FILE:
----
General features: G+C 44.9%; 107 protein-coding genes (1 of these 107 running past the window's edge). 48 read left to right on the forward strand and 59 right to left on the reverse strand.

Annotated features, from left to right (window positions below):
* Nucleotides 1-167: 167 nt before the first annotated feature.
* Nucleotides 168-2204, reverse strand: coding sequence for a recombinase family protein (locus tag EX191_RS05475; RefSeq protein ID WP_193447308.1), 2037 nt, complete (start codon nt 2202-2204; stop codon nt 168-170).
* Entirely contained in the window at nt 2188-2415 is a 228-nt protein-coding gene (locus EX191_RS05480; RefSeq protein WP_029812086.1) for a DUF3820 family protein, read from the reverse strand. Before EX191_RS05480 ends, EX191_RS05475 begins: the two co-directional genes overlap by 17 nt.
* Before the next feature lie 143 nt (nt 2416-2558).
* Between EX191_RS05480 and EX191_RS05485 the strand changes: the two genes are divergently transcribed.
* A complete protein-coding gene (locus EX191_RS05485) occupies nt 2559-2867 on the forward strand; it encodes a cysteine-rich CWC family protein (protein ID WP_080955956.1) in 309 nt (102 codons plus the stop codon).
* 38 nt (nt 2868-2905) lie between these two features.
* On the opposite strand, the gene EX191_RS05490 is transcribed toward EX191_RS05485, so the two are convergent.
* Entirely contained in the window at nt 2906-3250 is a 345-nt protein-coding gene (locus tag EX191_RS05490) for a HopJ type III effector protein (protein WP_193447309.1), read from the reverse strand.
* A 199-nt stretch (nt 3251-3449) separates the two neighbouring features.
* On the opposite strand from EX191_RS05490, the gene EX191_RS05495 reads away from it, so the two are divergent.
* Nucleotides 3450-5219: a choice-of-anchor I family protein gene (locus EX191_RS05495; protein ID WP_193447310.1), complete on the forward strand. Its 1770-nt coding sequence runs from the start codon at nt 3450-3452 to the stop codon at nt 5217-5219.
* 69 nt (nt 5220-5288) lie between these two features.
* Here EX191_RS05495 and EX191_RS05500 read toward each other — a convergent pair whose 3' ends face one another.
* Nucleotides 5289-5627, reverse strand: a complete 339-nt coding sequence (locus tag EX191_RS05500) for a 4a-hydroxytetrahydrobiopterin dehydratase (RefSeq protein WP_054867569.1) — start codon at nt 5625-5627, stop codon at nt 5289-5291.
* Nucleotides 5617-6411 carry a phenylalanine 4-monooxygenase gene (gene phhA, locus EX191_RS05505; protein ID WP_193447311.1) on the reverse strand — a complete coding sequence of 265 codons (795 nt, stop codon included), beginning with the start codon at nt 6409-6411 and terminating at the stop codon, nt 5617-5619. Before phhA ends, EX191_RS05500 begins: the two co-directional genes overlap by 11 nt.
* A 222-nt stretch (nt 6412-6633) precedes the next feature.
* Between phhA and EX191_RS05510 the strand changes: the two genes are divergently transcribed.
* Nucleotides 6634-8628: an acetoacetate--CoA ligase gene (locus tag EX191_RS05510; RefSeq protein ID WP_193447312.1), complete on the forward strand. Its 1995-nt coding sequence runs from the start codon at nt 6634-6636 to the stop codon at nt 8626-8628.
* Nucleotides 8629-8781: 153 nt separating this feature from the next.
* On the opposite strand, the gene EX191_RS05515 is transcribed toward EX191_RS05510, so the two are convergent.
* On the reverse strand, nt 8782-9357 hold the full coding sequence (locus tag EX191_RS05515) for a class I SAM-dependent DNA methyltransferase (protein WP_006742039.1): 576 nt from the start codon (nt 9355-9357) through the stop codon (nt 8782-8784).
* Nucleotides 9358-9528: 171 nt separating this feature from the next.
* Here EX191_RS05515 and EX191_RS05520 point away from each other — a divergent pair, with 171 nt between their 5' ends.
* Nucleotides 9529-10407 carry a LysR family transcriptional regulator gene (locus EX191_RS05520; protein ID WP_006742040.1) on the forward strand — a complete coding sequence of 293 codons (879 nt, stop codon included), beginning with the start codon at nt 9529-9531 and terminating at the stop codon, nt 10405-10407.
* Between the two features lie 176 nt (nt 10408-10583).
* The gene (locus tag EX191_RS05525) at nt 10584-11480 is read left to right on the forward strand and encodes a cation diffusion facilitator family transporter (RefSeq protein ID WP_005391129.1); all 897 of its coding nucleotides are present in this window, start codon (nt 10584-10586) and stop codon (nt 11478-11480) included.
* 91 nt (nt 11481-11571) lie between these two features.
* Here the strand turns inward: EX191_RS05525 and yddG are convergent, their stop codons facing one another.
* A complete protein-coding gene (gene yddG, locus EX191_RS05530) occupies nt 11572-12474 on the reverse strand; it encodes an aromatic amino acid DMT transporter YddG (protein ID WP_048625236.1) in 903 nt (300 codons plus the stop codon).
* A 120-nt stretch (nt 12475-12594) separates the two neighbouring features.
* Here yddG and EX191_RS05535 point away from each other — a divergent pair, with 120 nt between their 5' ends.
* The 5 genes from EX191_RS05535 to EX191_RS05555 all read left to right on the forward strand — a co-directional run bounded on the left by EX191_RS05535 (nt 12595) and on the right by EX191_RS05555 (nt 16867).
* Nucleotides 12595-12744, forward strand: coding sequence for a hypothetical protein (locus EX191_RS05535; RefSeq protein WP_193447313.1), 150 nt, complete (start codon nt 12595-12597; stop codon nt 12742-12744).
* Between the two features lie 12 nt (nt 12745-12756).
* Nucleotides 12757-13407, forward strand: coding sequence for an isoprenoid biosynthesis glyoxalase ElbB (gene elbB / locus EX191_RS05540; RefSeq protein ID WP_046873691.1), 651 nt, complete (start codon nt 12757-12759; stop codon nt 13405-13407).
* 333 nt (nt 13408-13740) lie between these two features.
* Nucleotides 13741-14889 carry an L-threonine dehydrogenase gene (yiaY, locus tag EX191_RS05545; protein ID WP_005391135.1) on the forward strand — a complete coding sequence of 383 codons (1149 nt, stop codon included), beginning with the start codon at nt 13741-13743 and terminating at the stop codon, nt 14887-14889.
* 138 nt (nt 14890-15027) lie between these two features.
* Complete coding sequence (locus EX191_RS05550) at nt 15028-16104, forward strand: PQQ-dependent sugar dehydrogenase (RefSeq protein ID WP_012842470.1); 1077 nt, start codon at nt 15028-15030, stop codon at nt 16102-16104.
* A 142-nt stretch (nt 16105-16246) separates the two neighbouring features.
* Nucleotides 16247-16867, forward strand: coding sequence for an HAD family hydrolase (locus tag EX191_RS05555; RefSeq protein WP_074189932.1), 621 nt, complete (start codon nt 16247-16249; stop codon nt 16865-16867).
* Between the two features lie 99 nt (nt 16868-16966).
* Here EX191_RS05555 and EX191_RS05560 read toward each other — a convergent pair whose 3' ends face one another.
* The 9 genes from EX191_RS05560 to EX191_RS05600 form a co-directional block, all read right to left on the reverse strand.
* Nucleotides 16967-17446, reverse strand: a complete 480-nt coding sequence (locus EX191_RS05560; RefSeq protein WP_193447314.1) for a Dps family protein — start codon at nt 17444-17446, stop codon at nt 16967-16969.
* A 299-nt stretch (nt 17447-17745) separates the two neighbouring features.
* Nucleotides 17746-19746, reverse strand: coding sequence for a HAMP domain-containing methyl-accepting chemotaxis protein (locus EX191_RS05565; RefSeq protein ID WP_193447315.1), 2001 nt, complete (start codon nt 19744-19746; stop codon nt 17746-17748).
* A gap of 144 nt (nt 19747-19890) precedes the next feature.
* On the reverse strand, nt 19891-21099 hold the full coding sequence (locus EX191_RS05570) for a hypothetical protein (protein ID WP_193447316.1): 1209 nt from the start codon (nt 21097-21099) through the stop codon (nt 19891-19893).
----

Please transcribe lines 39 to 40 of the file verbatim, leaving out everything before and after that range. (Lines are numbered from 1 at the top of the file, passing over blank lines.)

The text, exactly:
* 333 nt (nt 13408-13740) lie between these two features.
* Nucleotides 13741-14889 carry an L-threonine dehydrogenase gene (yiaY, locus tag EX191_RS05545; protein ID WP_005391135.1) on the forward strand — a complete coding sequence of 383 codons (1149 nt, stop codon included), beginning with the start codon at nt 13741-13743 and terminating at the stop codon, nt 14887-14889.